Inside a bigger project, I'm trying to control a simple resistive load (A heating element) with an N-channel Power MOSFET. The load runs on two parallel lithium-ion cells, so at around 3.7v. The microcontroller (An Atmel Attiny85) which I am using to control the MOSFET also runs at this voltage, and outputs this voltage from its pins.

The MOSFET used is a P80NE03L-06.

Circuit diagram

The diagram represents an on state of the MOSFET, with the IC Output theoretically being at the positive voltage of the battery. Vgs should therefore be at 3.7 volts right? The minimum threshold voltage is 1.8v, so I expect it to be fully on at this point. The datasheet indicated that the on resistance should be under 0.006 ohms and the maximum current is 80A.

The problem is that that when running my load (17A), the voltage between the Drain and Source pins is a whopping 0.43v, creating an enormous power loss in the circuit and causing the MOSFET to heat up dramatically.

I stumbled upon this answer while trying to find a solution, and it mentions an "on-region characteristics" diagram. The output characteristics of my MOSFET states that Vds should be no higher than 0.25v at 25A and Vgs=4v

Does anyone have any ideas on why the voltage drop is so high in my particular configuration? I must've forgotten something, but according to any MOSFET wiring schematic this is all that is put in.

  • \$\begingroup\$ Compumike's answer is probably correct. Rather than give data sheet numbers, try turning on the load and then measuring both the battery voltage and the gate-source voltage. I note that you've listed the battery voltage as 2.5 to 4.2. Why are you certain that the output is 4 volts under load? \$\endgroup\$ Jun 25, 2017 at 0:49

2 Answers 2


Pay careful attention to the datasheet.

RdsOn = 9 mΩ max @ Vgs=5V (6 mΩ @ Vgs=10V)

  Symbol      Parameter    Test Conditions             Min. Typ. Max. Unit
 1VGS(th) Gate Threshold Voltage VDS = VGS ID = 250 µA   1  1.7  2.5    V

Note the low current of threshold

As a Rule OF Thumb to get good results;

  • use at least 2x Vgs(th)max
    • but often Vgs= 4x Vgs(th) Max or more
  • Look for a current rating of 10A application for low voltage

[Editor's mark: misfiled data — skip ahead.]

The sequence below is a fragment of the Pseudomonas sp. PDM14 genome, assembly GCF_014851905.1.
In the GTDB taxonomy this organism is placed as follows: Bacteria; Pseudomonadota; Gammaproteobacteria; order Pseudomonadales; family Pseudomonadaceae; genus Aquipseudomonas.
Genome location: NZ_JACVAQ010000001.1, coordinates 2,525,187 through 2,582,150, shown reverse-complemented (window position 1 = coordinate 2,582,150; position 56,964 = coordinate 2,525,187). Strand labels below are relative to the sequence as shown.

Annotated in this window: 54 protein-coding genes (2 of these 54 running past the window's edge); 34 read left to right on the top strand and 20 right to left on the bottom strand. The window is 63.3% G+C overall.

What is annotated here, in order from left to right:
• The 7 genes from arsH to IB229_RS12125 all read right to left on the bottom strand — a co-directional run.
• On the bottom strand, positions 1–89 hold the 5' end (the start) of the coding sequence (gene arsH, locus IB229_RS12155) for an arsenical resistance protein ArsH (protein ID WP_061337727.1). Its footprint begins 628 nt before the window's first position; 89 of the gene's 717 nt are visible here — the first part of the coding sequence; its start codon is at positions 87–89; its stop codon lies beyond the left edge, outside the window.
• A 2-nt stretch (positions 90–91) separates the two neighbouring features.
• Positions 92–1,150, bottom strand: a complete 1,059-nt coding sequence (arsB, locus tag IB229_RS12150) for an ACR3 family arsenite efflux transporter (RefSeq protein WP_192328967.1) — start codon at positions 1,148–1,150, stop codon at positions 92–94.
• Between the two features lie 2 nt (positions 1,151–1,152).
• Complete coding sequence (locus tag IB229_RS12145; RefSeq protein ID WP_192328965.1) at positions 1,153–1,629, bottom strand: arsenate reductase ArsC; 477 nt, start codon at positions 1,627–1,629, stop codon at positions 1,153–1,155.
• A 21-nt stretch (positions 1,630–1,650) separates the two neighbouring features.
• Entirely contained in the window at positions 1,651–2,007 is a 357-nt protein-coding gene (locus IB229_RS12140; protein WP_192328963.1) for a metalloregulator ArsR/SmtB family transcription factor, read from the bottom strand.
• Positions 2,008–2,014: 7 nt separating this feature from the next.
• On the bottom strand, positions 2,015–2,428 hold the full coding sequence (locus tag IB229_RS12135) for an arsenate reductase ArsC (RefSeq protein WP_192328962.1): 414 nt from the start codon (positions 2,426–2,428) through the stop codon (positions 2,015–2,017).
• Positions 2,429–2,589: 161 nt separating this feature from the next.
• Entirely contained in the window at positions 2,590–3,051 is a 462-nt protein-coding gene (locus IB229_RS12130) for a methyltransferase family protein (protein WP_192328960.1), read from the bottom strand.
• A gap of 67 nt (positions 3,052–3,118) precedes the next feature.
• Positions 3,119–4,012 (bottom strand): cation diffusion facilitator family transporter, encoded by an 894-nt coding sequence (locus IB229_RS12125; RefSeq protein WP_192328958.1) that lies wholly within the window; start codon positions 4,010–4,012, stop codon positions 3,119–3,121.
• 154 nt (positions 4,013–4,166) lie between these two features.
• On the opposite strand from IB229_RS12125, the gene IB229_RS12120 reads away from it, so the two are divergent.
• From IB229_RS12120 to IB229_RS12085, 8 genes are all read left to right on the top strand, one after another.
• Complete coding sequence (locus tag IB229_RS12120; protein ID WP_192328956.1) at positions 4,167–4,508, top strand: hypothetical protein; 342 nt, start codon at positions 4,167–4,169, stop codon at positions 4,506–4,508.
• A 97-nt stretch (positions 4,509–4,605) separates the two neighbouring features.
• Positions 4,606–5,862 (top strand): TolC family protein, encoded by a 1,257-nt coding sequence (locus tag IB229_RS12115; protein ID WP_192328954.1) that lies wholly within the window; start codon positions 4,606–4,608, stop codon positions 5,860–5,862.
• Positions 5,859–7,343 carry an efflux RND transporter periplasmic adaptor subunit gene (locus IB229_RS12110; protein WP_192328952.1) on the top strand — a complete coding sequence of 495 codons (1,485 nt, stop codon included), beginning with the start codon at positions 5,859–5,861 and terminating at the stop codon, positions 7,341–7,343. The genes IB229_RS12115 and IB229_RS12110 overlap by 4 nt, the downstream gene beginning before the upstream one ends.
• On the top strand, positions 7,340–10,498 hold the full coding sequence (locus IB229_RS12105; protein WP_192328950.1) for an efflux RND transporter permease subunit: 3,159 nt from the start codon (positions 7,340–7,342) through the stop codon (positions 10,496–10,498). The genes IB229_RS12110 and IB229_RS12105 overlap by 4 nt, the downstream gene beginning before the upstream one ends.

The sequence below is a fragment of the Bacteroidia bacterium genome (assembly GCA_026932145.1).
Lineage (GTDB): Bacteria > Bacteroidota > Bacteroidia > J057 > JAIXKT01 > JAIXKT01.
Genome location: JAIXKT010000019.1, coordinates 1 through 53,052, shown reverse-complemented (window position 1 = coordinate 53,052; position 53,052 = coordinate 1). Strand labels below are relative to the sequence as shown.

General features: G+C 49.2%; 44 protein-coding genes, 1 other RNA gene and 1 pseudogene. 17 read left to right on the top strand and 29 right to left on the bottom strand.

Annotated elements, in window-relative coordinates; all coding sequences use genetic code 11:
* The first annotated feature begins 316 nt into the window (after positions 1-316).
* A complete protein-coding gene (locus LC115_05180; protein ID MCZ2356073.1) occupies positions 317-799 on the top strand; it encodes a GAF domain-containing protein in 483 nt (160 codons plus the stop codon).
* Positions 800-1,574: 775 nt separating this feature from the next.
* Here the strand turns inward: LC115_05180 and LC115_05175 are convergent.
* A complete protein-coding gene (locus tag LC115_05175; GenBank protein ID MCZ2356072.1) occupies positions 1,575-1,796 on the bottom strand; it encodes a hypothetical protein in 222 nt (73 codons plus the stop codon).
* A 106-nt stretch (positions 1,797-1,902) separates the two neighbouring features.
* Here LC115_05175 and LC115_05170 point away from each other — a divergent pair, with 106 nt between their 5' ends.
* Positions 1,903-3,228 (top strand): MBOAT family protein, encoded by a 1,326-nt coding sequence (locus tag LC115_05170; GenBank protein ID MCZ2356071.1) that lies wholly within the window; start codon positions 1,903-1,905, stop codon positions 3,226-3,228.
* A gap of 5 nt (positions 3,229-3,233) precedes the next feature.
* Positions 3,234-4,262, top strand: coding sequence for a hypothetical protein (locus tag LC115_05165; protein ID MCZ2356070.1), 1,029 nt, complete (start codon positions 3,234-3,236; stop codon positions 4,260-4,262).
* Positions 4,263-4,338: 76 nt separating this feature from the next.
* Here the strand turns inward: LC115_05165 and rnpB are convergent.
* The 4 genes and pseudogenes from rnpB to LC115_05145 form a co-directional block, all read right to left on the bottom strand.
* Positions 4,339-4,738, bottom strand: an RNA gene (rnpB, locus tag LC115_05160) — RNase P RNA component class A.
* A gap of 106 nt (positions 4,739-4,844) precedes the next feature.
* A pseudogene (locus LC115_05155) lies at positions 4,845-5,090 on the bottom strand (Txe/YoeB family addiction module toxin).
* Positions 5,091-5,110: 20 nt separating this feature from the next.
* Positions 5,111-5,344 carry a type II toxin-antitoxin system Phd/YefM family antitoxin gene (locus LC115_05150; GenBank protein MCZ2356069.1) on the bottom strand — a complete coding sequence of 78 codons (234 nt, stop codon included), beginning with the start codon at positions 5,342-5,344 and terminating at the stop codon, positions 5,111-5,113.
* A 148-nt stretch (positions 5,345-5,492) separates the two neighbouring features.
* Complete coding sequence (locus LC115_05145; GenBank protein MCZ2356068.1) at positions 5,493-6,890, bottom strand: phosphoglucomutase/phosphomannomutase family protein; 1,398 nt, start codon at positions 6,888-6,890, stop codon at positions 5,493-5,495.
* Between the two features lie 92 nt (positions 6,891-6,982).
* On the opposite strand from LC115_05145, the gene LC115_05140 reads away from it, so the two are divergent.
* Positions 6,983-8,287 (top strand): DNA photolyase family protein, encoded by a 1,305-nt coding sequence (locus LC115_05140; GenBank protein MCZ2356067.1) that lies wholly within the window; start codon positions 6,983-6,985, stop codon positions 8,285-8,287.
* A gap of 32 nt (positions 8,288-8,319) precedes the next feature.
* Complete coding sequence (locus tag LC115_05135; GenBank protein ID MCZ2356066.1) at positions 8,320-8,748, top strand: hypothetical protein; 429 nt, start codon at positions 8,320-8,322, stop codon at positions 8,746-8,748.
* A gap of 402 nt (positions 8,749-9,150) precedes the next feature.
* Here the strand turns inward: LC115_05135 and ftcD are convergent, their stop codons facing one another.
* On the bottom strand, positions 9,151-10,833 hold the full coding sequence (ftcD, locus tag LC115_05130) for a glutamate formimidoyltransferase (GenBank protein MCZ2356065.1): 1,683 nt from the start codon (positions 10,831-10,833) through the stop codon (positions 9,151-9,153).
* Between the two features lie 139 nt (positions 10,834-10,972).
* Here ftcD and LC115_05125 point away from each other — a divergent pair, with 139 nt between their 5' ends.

• But most importantly, if you want low T rise in switch Use delta T=Rja=Pd ['C]
    • or choose % loss and then RdsOn= % of R load so for 5% choose 5% of 20m Let's assume you used 5V Logic drive


simulate this circuit – Schematic created using CircuitLab

I suspect you must be using more than 5V as worst case is worse than yours.

  • \$\begingroup\$ I added a boost converter to the gate, and it indeed functions much better with a 0.2v drop, which is acceptable. I might add a heatsink, but for the few seconds this really needs to operate for I am not very concerned. Thank you for the Rule of Thumb! \$\endgroup\$ Jun 25, 2017 at 1:30
  • \$\begingroup\$ good stuff...... keep in mind battery Pd too, they are thermal insulators and ESR rises to > 33 mΩ in cheap LiPo cells and rises sharply < 10%SoC meaning more Pd in battery than 20mΩ load. so current sharing 2 cells is a good idea with matched Voc \$\endgroup\$ Jun 25, 2017 at 1:38
  • \$\begingroup\$ The batteries don't seem to heat up much to the touch, do you think I should monitor their temperature with a thermometer? \$\endgroup\$ Jun 25, 2017 at 1:43

Have you considered that when drawing 17A from your battery pack, you may get a system-wide voltage drop due to the internal resistance of the battery?

This discussion describes someone testing various 18650-size Li-Ion batteries and finding, at best,

$$R_\text{internal} = 60 \ \text{m}\Omega$$

when the battery is high-quality and brand new, up to

$$R_\text{internal} = 350 \ \text{m}\Omega$$

for "marginal" batteries which have taken a beating.

Even if we pick a fairly conservative ballpark of 100 milliohms for your battery pack, that's still a 1.7V drop. That brings down your gate voltage substantially, which sharply increases drain-source resistance. Some equilibrium will be established, but it may not be the one you'd like.

This is all just an educated guess based on your description, but it could be worth measuring!

  • \$\begingroup\$ Yeah. I agree. To the OP: Note that some Lithium ion cells may be down around 25 mOhm series resistance. But these are designed specifically for high-drain applications. Look for those. Two of those in parallel could work. But you need to find a FET which will maintain very low DCR at, say, 2.7V. Or, you could maybe parallel your FET's. In any event, this is a circuit that requires a lot of attention to detail. Otherwise you are constantly going to be over-stressing components and be plagued by failures. \$\endgroup\$
    – user57037
    Jun 25, 2017 at 1:20
  • \$\begingroup\$ I measured it, the batteries drop to around 3.5 from 4.1 volts. It did contribute to the problem but having tested the circuit with a 4v supply on the gate, the problem wasn't really caused by the battery voltage drop. I should've mentioned it, but the batteries are indeed meant for moderate to high drain and since the 17A are really only meant to be for 4-5 seconds, the batteries do not heat up at all. \$\endgroup\$ Jun 25, 2017 at 1:27

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